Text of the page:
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Autumn in Creuse

October is autumn in Creuse, our part of central France. September is still summer, and November is when winter starts, generally very enthusiastically on the first day, so that give us just the thirty-one days of mists and mellow fruitfulness.

The fruitfulness is a little less fruitful than in the last couple of years. There are many barren apple, pear and walnut trees. Last year saw bumper crops from them all, but whether because of the weather or some sort of production cycle the trees quietly operate, pickings are very lean. However, the occasional tree is groaning with fruit and we’ve gleaned plenty of apples, peaches and damsons to keep us going for a good while. The vegetables haven’t done too well either. A very dry and incredibly hot summer (temperatures here went into the 40s a few times) has put paid to all the squash. Even watering them using bath water during the drought hasn’t done them any good. In previous years we’ve been up to our necks in pumpkins.I have just two small ones this year which are reserved for Halloween. No pumpkin soup for us this autumn.

But the animals have thrived. Our llama herd has swelled by five new arrivals and the sustenance animals, our pigs, sheep, chickens and turkeys, are as fat as we can healthily get them. A few have already made the transition from field to freezer after as good a free ranging life as it’s possible to get. We’ll be eating well this winter.

The mists have started. Early mornings are chilly and misty and we’re starting to use wood from our pile. We have put many, many hours into replenishing the wood store. As with many French rural dwellers, wood is our main source of heating fuel and winters being what they are in Creuse, you need around twelve cubic metres to get you through the five cold months until spring arrives in April. We’ve chopped, lugged, split and stacked ourselves into the ground. But keeping warm is a basic need.

Our lives in France are much closer to the basic needs like this than they used to be back in Ireland. Reduced income and material demands have brought this about. Thus growing much of our own food is a key part of our daily routine now, in the form of tending to the poultry and livestock and nurturing the fruit and veg. Building up a sufficient supply of wood for the winter comes a very close second, particularly with the high prices of fossil fuels now. The weather has a much larger impact on our activities too. Much of our work is outdoors so you’re fully aware of the wet and the dry and heat and the cold. Our livestock keep us in touch with the rhythms of births in the spring, growth in the warm months and harvesting before winter.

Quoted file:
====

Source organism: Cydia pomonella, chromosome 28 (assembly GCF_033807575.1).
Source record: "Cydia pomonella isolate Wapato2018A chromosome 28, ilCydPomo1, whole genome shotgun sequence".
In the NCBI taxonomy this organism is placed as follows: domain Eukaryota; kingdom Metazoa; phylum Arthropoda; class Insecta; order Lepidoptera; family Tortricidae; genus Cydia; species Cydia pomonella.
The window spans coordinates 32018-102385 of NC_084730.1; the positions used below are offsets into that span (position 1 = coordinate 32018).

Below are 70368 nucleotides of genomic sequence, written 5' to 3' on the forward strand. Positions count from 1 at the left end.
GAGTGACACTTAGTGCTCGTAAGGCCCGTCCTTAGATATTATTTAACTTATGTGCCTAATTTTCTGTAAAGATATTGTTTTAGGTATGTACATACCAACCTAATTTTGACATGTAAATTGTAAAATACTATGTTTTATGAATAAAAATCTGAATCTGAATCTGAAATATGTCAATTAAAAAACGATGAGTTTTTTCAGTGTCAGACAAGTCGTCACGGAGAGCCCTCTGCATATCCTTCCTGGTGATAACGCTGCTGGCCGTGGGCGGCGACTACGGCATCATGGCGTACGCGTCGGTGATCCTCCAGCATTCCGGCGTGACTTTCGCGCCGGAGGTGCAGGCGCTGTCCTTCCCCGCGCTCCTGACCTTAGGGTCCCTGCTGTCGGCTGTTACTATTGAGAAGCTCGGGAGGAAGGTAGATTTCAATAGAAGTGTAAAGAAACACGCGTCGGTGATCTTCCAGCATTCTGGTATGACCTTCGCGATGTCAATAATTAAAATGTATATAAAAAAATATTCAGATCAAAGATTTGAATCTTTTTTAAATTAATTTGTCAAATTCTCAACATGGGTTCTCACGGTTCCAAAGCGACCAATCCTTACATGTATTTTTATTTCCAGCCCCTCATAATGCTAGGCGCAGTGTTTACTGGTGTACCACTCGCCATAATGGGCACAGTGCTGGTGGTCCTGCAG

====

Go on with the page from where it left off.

Making do and mending plays an important role too. When there aren’t the means to rush off and buy a new this or that you put time and effort into keeping what you already have going that bit longer. You learn to become very resourceful and able to turn your hands to repairing, well, pretty much anything and everything! We’re frequent frequenters of secondhand shops when we do need ‘new’ items so are altogether very virtuous reusers and recyclers. A couple of tin cans, tops and bottoms removed and painted black, makes a good replacement exhaust pipe for a tractor. Remnants of insulation boards can be turned into a des res pig house, but only if metal coated. Anything less robust gets eaten!

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October is very much a catch-up-and-get-ready month. The rentrée has dominated September and soon the cold will push everyone indoors more and more so this month is the last chance this year to get any outdoor jobs done. We have plenty of fencing to tackle, pointing and lake maintenance, and that’s just for starters, so we’ll be outside as much as we can, but still find time to glean and process whatever fruit we can find. So it’s a busy but invaluable month and best of all, it has Halloween in it! That’s not a big deal for the French but for us with our Irish connections, it’s huge, and a real celebration to mark the end of the good weather so you feel ready for the bleak season that lies ahead.

I’m Stephanie Dagg, author, editor, fishery owner, alpaca and llama farmer – oh yes, and mum and wife too. We live in the rural heart of France in Creuse, an area famous for its hazlenut cake and extremely elderly population. We’re truly Europeans having lived in England and Ireland before coming here. I blog about our daily life as expats with all its pleasures and perplexities, and fun and frustrations at www.bloginfrance.com. You’ll find my many and mostly free ebooks here on my Smashwords page www.smashwords.com/profile/view/SJDagg.

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